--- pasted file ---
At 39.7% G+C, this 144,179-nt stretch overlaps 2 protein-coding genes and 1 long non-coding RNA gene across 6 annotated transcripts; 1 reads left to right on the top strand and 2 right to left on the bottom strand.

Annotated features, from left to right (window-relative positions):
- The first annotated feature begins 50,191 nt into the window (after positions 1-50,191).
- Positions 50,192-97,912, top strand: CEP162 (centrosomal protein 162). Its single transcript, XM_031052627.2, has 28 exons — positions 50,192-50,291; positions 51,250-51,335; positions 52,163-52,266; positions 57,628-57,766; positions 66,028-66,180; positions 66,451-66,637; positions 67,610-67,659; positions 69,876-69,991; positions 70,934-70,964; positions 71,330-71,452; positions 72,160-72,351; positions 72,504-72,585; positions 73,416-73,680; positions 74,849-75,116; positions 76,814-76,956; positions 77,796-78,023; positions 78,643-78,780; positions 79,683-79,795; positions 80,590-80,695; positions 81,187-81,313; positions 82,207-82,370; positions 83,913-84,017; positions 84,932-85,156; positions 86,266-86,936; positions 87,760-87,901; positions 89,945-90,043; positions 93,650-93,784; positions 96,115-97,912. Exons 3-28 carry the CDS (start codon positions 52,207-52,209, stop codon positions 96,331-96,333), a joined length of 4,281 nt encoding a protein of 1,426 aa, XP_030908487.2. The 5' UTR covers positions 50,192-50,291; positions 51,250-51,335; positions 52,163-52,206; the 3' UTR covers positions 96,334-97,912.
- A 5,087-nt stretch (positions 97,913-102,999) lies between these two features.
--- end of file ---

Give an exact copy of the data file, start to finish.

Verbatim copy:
At 39.7% G+C, this 144,179-nt stretch overlaps 2 protein-coding genes and 1 long non-coding RNA gene across 6 annotated transcripts; 1 reads left to right on the top strand and 2 right to left on the bottom strand.

Annotated features, from left to right (window-relative positions):
- The first annotated feature begins 50,191 nt into the window (after positions 1-50,191).
- Positions 50,192-97,912, top strand: CEP162 (centrosomal protein 162). Its single transcript, XM_031052627.2, has 28 exons — positions 50,192-50,291; positions 51,250-51,335; positions 52,163-52,266; positions 57,628-57,766; positions 66,028-66,180; positions 66,451-66,637; positions 67,610-67,659; positions 69,876-69,991; positions 70,934-70,964; positions 71,330-71,452; positions 72,160-72,351; positions 72,504-72,585; positions 73,416-73,680; positions 74,849-75,116; positions 76,814-76,956; positions 77,796-78,023; positions 78,643-78,780; positions 79,683-79,795; positions 80,590-80,695; positions 81,187-81,313; positions 82,207-82,370; positions 83,913-84,017; positions 84,932-85,156; positions 86,266-86,936; positions 87,760-87,901; positions 89,945-90,043; positions 93,650-93,784; positions 96,115-97,912. Exons 3-28 carry the CDS (start codon positions 52,207-52,209, stop codon positions 96,331-96,333), a joined length of 4,281 nt encoding a protein of 1,426 aa, XP_030908487.2. The 5' UTR covers positions 50,192-50,291; positions 51,250-51,335; positions 52,163-52,206; the 3' UTR covers positions 96,334-97,912.
- A 5,087-nt stretch (positions 97,913-102,999) lies between these two features.